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Niels Bohr

Important Terms and People


Bohr's Youth


Atomic energy  -   · The energy generated from the splitting of the atom (though nuclear fusion would later add further possibilities).
Bohr atomic model  -   · The Bohr model stabilized Rutherford's original picture by showing that the atom could exist only in discrete energy states.
Complementarity  -   · In light of the indeterminacy set forth by Heisenberg's uncertainty principle, the principle of complementarity argues that two answers are preferable to one when neither is itself complete.
Compound nucleus -   · A temporary excited state of the nucleus that occurs upon the collision of two particles. Bohr postulated that the nucleus might discharge this excess energy through the emission of radiation.
Copenhagen Institute  -   · Founded and headed by Bohr, this Institute soon became the world center for modern physics. Here Bohr cultivated new generations of physicists, while hosting colloquia that would repeatedly alter the course of history.
Correspondence principle -   · This principle states that a new theory must be applicable to all phenomena for which a preceding theory was valid. It applies particularly to theories at the atomic level, which had to be evaluated against traditional phenomena as well, since classical physics had successfully explained it.
Liquid-drop model -   · A theoretical model proposed by Bohr that compares the nucleus to a drop of liquid. This model would later have consequences for the discovery of fission.
Nuclear fission  -   · A nuclear reaction in which the nucleus of an atom, usually uranium, is split into two fragments, leading to the release of a great deal of energy.
Quantum theory -   · A theory that addresses the duality of matter and energy, which have the properties of both particles and waves. In creating his atomic model, Bohr specifically applied Planck's idea that energy consists of discrete packets called quanta.
Stationary state  -   · A state of an atomic system that has a defined energy level associated with it.
Uncertainty principle -   · Formulated by Heisenberg, this principle states that the velocity and position of an electron can never be exactly determined, since the act of measurement necessarily disturbs the conditions.


Aage Bohr -  Bohr's fourth son, who accompanied him to Los Alamos and became his assistant before going on to his own career in theoretical physics.
Christian Bohr -  Bohr's father, who was also a famous physiologist and Copenhagen professor.
Ellen Bohr  -  Bohr's mother.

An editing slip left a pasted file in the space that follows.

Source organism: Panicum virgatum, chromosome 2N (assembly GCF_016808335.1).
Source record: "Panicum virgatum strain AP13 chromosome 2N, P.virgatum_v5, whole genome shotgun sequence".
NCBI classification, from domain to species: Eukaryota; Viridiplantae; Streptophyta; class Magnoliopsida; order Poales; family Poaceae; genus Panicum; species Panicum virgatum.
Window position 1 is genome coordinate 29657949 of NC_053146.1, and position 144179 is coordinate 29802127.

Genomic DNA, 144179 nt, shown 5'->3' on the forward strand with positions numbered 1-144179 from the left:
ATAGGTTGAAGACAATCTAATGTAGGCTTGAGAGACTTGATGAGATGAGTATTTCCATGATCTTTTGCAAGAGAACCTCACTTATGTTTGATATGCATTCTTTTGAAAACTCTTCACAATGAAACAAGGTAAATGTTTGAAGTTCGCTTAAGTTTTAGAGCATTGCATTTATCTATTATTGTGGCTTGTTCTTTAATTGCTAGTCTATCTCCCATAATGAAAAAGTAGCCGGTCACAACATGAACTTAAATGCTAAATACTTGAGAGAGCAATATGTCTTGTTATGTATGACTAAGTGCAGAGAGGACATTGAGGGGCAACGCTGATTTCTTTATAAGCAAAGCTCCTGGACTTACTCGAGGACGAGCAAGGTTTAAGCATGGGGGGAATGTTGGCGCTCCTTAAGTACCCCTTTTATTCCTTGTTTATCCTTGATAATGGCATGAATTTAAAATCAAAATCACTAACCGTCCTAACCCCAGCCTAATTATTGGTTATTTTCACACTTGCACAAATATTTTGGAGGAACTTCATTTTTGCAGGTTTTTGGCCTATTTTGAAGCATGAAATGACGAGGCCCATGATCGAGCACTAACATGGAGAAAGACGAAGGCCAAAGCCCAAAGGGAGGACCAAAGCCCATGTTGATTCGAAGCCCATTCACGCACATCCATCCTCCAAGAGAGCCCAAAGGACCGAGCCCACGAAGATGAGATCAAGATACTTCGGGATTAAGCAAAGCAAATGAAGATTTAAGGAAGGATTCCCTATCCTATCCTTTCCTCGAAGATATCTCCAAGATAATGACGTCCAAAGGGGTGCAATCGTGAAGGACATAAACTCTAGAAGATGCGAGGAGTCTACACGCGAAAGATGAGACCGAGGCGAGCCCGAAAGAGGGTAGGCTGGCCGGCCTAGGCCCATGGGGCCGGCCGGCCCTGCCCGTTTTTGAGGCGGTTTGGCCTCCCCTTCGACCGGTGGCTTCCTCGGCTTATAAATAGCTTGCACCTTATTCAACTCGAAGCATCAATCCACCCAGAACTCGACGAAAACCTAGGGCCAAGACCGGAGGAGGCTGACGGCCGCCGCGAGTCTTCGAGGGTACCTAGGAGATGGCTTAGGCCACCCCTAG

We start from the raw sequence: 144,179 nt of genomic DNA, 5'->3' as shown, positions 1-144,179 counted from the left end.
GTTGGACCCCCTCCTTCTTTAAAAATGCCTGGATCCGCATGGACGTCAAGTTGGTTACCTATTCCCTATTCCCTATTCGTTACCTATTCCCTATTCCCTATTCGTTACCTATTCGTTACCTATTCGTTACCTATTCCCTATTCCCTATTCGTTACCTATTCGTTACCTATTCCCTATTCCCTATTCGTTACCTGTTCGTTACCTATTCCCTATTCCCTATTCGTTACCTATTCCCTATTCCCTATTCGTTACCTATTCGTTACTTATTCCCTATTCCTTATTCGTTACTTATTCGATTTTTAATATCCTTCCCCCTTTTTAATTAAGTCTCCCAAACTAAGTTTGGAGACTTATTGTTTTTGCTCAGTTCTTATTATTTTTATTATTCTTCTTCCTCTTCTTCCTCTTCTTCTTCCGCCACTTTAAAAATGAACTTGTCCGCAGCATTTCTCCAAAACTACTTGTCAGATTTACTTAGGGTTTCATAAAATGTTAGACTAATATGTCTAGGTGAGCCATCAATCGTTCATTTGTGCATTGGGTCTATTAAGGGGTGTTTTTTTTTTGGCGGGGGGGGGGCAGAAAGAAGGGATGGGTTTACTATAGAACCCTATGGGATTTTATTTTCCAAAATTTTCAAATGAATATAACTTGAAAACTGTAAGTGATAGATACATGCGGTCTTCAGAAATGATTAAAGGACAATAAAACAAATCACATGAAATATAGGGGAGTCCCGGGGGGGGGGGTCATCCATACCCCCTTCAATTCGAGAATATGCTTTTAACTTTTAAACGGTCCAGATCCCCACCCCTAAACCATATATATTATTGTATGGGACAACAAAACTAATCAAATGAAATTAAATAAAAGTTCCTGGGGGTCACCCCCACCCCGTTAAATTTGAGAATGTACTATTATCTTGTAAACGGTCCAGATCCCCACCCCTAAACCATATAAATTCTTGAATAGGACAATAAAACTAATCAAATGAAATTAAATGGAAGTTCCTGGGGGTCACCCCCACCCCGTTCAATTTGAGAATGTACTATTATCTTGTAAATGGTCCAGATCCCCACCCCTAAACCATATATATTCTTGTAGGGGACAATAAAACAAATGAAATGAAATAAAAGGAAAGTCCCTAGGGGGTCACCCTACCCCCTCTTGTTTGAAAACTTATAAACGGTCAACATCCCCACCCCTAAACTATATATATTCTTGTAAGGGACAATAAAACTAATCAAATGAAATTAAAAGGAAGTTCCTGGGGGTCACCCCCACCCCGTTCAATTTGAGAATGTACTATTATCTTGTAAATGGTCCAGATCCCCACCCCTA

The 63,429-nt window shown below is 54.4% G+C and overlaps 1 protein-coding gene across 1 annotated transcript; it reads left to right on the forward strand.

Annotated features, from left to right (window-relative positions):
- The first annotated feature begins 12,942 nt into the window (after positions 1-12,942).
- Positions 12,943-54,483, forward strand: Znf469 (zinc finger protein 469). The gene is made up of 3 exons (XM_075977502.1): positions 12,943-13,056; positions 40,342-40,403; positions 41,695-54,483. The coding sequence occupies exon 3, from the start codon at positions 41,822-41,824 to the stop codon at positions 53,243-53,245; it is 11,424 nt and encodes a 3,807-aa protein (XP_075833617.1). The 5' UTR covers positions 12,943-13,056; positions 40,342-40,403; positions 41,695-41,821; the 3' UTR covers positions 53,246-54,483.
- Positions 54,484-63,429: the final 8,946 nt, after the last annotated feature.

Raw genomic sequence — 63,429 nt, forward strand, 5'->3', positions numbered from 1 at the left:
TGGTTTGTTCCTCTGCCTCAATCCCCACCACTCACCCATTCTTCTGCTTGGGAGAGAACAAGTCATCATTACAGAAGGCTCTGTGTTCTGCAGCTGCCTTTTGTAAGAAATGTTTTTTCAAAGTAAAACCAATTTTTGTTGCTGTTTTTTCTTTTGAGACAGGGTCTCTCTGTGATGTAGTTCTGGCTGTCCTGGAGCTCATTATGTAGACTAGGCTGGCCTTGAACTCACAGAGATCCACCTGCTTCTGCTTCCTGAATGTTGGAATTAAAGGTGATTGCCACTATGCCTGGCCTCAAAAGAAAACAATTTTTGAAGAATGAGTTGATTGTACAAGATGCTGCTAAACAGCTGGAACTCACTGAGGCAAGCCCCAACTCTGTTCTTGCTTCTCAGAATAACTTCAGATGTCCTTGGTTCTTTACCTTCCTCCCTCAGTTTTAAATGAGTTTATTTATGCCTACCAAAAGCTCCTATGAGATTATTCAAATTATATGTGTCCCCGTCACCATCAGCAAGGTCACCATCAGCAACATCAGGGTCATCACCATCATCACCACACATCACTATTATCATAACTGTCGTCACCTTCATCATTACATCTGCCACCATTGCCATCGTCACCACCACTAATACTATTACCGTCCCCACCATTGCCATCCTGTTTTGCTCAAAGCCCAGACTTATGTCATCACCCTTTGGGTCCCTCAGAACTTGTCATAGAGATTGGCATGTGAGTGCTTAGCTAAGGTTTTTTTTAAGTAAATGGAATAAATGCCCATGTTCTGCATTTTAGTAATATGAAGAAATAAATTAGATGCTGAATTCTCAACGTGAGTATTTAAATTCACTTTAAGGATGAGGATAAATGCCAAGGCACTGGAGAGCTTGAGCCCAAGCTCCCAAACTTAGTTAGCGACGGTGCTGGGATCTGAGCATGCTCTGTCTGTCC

Harald Bohr -  A beloved brother of Niels, who remained a close companion and confidant throughout their lives. Harald was also a distinguished mathematician.
Margrethe Bohr  -  Bohr's wife.
Albert Einstein -  Greatly admired by Bohr, Einstein was one of Bohr's biggest critics. The two engaged in an endless debate that usually centered on the principle of complementarity. Einstein's early work also contributed to Bohr's atomic model.
Werner Heisenberg  -  Early Copenhagen fellow responsible for the development of quantum mechanics. He became most famous for his uncertainty principle.
Hendrik Kramers  -  Dutch physicist who would be a faithful assistant to Bohr for almost ten years. He was pivotal in the establishment of the Copenhagen Institute, and he remained a close friend for many years, helping Bohr to campaign for international cooperation on atomic policy.
Wolfgang Pauli -  Early Copenhagen fellow whose exclusion principle addressed some of the shortcomings of Bohr's own electron theory.
Max Planck  -  One of the early developers of quantum theory, Planck postulated the existence of quanta, which would influence Bohr's atomic model.
Ernest Rutherford  -  One of Bohr's first mentors, Rutherford gave Bohr the direction he needed early on his career. Bohr's atomic model was also largely a revision of Rutherford's original. The two remained close throughout their lives.
Ernest Schrödinger  -  Showed how electron behavior could be understood in terms of waves. Schrödinger's theory yielded the same mathematical results as Heisenberg's quantum mechanics, though their postulations differed fundamentally.
J. J. Thomson -  Physicist whose work Bohr greatly admired, most known for his discovery of the electron. Bohr went to Cambridge with the hope of working with Thomson, but found him less interested than he had hoped. He gave up on Thomson when the prospect of working with Rutherford arose.

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